(Un)common Sense by James Veloso
(Un)Common Sense

Noise Pollution

Feb 2, 2023, 11:50 PM
James Veloso

James Veloso


"Dito sa Pilipinas, hindi masyado binibigyang pansin ang noise pollution, no? Like ingay ng tambucho ng motor na feeling big bike, asong tahol ng tahol at madaling araw na karaoke ng mga lasing, etc. Concern [sic] lang ako sa mga pagod sa trabaho na hirap makakuha ng tulog, esp. mga WFH." - Princess Rabulan Iñosa, netizen, on Facebook

Picture this: you’re either a call center agent working from home on the night shift, or a mother trying to make your baby go to sleep, or an ordinary employee relaxing at the end of a tiresome day at work.

All of a sudden, the peace and quiet in your neighborhood gets disturbed — either by motorcycle riders taking advantage of the lull of the roads to power up, or the neighbor belting out loud in a karaoke machine with the noise reaching up to the next block, or even a “rambol” perpetuated by random youths in the neighborhood.


Let’s face it, we Filipinos are being bamboozled with noise — whether we are commuting, or at work, or at a crowded marketplace or restaurant, and sometimes even inside the privacy of our homes.

You can’t even eat in peace at a restaurant or carinderia without a group of boisterous eaters acting as if they own the place, or even sleep on your commute without someone talking too loudly on their phones that you know their life story by the time you get off the bus.

Metro Manila has become one big “noisy” neighborhood, with the noise levels exceeding the standards recommended by authorities.

A report by the World Health Organization (WHO) in 2021 showed that noise levels in Metro Manila averages 99.3 decibels (the standard measurement of noise), way above the ASEAN average of 83 decibels and the 30 decibels recommended during the night for a “sleep of good quality.”

No wonder many of us are always frazzled nowadays — imagine enduring heavy traffic, a hellish commute and stresses at work during the day, only to stay up all night due to that drunk “sintunado” singer belting out his blues on the karaoke!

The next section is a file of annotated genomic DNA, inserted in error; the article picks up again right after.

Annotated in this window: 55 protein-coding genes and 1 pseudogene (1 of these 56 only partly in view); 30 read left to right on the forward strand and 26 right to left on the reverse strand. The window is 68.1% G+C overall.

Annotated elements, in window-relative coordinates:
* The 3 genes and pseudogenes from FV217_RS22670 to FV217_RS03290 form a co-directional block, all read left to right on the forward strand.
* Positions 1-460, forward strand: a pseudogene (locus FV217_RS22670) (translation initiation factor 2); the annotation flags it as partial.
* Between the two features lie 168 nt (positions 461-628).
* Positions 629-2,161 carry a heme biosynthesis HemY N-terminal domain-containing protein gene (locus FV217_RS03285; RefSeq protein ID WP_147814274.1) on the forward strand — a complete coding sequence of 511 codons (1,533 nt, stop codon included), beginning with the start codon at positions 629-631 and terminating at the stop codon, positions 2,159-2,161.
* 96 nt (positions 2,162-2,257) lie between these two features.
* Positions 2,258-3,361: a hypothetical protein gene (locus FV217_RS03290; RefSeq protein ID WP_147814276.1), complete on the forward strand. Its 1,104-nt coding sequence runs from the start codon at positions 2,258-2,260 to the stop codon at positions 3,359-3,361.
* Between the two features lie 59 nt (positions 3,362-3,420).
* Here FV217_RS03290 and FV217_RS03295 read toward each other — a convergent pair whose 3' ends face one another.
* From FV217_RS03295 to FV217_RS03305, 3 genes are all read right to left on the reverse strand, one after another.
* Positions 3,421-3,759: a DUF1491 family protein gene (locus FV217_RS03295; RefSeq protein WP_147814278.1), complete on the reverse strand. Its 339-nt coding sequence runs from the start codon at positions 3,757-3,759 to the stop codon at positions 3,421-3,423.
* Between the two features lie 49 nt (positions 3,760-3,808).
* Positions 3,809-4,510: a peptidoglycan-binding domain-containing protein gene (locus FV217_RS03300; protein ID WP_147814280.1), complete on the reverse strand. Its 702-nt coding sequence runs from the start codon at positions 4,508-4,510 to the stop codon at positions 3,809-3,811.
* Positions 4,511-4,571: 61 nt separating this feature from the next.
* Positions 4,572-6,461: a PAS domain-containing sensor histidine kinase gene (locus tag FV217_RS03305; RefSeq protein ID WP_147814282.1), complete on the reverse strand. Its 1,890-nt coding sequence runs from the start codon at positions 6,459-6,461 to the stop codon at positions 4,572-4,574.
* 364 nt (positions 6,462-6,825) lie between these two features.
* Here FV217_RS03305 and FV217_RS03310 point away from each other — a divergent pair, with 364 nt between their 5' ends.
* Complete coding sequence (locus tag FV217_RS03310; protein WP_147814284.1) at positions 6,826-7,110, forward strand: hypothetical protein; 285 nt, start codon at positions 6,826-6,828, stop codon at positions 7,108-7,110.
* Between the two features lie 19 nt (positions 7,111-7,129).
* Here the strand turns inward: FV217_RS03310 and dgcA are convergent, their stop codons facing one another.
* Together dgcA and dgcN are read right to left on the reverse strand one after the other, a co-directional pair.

Take note, too, that according to the WHO, prolonged exposure to 70 decibels of noise “may induce hearing impairments.”


The problem with neighborhood noise is that it has already impacted the work of those who have opted to “work from home” due to the Covid-19 pandemic.

With many restrictions on gatherings already relaxed in past months, those who have decided to work at home to escape the hassles of commuting now have to contend with the excessive noise in their neighborhood.

What’s worse is that there is currently no national law against noise pollution in the Philippines, although many local government units here in Laguna province have enacted ordinances against noisemakers — particularly karaoke machines and loud “mufflers” in motorcycles.


A former college classmate of mine noted that unfortunately, Filipinos seemed to have “normalized” noise as part and parcel of our daily lives.

“Feeling ko kaya hindi na natin to napapansin is because naging norm na siya and parang naging part na ng lifestyle/tradition natin. Given na rin siguro na may rooted belief na kapag mas maingay, mas maswerte, eh hindi na natin to iniinda,” he commented on my Facebook page.

My response to that? Welp.

If that superstition of noise being a bringer of good luck — an apparent Chinese import that Filipinos have adopted, especially during New Year’s Eve —is true, the Philippines should’ve been a First World country by now.

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